Interconnected advances

When Captain Kirk first flipped open his communicator in 1966, millions of people felt that they were witnessing a vision of the future. And not merely a fictional future, but one that might some day be possible in our own lives. They were right, but as usual there was much more to the story than just a cool gadget.

This week, while I have been attending the SIGGRAPH computer graphics conference, I’ve stayed at my cousin’s house, which is about a fifteen to twenty minute car ride away from the conference site, depending on traffic. It’s a total win, because my cousin and I really enjoy hanging out, and we’ve had great conversations while I’ve been here.

This is the first year I haven’t stayed at some stupid impersonal conference hotel. And it was made possible by Captain Kirk’s communicator — the real life version, together with all the other things that became possible when that communicator entered real life.

Because the real life version of that communicator — the SmartPhone — isn’t just an isolated gadget. It’s connected to map programs, to text messaging, to methods for automated payment, to services such as Lyft. An entire economic ecosystem has grown up around the device that everyone has in their pocket or on the dashboard of their car.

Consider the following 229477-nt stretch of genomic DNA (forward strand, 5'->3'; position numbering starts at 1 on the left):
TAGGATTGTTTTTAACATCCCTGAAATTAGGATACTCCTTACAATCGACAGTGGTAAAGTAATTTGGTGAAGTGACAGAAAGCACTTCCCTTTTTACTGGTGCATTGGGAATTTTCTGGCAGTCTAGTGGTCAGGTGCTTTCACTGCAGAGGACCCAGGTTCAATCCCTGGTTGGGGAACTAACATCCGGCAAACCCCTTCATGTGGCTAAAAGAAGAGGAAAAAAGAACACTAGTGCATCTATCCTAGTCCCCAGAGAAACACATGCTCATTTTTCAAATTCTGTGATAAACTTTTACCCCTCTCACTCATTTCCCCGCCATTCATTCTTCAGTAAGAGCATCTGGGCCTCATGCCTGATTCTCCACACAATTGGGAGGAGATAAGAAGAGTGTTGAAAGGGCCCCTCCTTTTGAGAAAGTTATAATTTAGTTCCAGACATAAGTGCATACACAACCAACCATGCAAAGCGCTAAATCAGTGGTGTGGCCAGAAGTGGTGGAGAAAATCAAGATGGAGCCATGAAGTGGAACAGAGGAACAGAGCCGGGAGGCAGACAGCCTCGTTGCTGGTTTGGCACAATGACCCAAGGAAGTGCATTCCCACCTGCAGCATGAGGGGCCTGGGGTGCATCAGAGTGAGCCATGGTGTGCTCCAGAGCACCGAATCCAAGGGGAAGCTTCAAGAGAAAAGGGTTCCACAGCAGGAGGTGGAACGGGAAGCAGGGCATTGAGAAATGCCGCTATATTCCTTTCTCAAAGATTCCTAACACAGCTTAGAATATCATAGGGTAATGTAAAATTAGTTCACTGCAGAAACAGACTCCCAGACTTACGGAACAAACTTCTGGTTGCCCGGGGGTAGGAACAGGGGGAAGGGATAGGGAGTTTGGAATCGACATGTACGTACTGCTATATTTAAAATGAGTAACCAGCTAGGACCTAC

Your driver no longer needs to have expert knowledge of her route. And you can quickly summon that driver from pretty much any location at any time. At the end of your ride, you no longer need to fumble for change.

Before all of these interconnected advances, it would have been completely impractical for me to stay with my cousin during this conference. My colleagues who stayed at an Airbnb this week — which is far less expensive than a hotel room — had a similar experience of freedom.

Over the course of the next decade, as we start to migrate to wearables, the changes to our economic ecosystem will be even more profound and far-reaching. Whatever happens, it probably won’t be good for hotels. But it might be very good for other services that will help us in our daily lives — including some we haven’t even begun to think of.

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